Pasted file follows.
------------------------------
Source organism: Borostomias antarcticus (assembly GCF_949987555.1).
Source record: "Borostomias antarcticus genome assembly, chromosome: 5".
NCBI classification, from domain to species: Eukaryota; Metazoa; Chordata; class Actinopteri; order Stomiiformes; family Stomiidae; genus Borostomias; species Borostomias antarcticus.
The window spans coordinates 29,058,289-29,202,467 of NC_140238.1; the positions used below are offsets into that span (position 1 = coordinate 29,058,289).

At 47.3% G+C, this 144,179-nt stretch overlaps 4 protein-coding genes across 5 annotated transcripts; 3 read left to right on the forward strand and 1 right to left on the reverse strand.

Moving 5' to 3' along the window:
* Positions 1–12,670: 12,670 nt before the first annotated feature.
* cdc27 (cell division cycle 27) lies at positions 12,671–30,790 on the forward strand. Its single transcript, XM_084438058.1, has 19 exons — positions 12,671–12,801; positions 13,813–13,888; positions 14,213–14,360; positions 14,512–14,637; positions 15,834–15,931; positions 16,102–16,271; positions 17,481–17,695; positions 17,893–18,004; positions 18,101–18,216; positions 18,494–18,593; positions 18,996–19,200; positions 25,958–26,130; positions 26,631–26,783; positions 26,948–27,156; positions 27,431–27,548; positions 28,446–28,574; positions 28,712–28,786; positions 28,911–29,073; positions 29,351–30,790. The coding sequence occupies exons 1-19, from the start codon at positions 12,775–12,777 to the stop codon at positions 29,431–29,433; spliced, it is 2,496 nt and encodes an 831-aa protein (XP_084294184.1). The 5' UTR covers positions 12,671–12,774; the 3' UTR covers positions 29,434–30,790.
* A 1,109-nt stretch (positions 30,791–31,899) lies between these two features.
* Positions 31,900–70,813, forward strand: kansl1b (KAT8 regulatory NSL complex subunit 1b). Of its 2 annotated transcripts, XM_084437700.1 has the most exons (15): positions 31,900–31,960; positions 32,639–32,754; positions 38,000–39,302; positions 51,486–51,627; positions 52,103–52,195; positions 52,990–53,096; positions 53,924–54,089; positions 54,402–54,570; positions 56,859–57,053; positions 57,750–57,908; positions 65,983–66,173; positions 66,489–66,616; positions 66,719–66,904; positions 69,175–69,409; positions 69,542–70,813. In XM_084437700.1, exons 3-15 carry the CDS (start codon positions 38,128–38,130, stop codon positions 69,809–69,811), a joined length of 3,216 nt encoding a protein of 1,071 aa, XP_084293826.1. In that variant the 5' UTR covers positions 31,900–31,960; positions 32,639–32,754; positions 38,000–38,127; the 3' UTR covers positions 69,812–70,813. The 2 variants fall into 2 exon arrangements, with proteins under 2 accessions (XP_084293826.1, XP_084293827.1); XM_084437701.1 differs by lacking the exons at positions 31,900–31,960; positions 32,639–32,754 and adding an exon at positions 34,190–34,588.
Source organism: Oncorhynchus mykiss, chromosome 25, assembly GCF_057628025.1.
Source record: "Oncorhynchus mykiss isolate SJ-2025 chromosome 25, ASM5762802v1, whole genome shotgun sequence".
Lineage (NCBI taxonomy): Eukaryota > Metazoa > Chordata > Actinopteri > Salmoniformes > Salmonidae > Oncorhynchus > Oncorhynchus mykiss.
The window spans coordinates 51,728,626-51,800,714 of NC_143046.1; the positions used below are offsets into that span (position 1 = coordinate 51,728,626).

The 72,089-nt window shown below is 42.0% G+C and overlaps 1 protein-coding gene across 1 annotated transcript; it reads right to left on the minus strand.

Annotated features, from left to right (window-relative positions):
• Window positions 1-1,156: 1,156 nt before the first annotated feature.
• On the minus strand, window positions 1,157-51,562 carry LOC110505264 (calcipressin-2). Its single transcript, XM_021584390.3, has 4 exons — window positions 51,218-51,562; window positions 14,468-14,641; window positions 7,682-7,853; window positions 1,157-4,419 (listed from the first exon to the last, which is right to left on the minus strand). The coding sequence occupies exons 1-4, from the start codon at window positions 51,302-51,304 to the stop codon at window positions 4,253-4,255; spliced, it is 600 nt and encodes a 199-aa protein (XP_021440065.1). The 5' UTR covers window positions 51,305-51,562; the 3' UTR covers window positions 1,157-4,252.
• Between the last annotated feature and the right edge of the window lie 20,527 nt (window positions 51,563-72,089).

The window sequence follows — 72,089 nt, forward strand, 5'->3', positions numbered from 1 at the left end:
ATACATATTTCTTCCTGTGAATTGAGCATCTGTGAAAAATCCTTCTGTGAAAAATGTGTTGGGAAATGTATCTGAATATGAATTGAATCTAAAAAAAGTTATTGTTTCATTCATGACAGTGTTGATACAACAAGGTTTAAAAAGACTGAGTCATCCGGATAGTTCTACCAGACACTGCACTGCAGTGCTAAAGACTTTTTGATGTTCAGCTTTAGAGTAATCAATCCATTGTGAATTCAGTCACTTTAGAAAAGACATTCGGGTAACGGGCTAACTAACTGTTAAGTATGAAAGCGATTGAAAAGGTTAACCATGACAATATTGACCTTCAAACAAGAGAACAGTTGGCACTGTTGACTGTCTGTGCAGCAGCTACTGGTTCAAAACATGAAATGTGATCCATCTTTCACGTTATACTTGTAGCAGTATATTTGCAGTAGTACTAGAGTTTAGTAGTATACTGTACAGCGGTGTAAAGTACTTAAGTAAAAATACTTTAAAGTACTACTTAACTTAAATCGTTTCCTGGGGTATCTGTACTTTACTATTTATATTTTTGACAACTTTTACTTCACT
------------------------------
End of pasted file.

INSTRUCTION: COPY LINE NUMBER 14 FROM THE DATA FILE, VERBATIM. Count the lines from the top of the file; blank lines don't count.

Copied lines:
The window spans coordinates 51,728,626-51,800,714 of NC_143046.1; the positions used below are offsets into that span (position 1 = coordinate 51,728,626).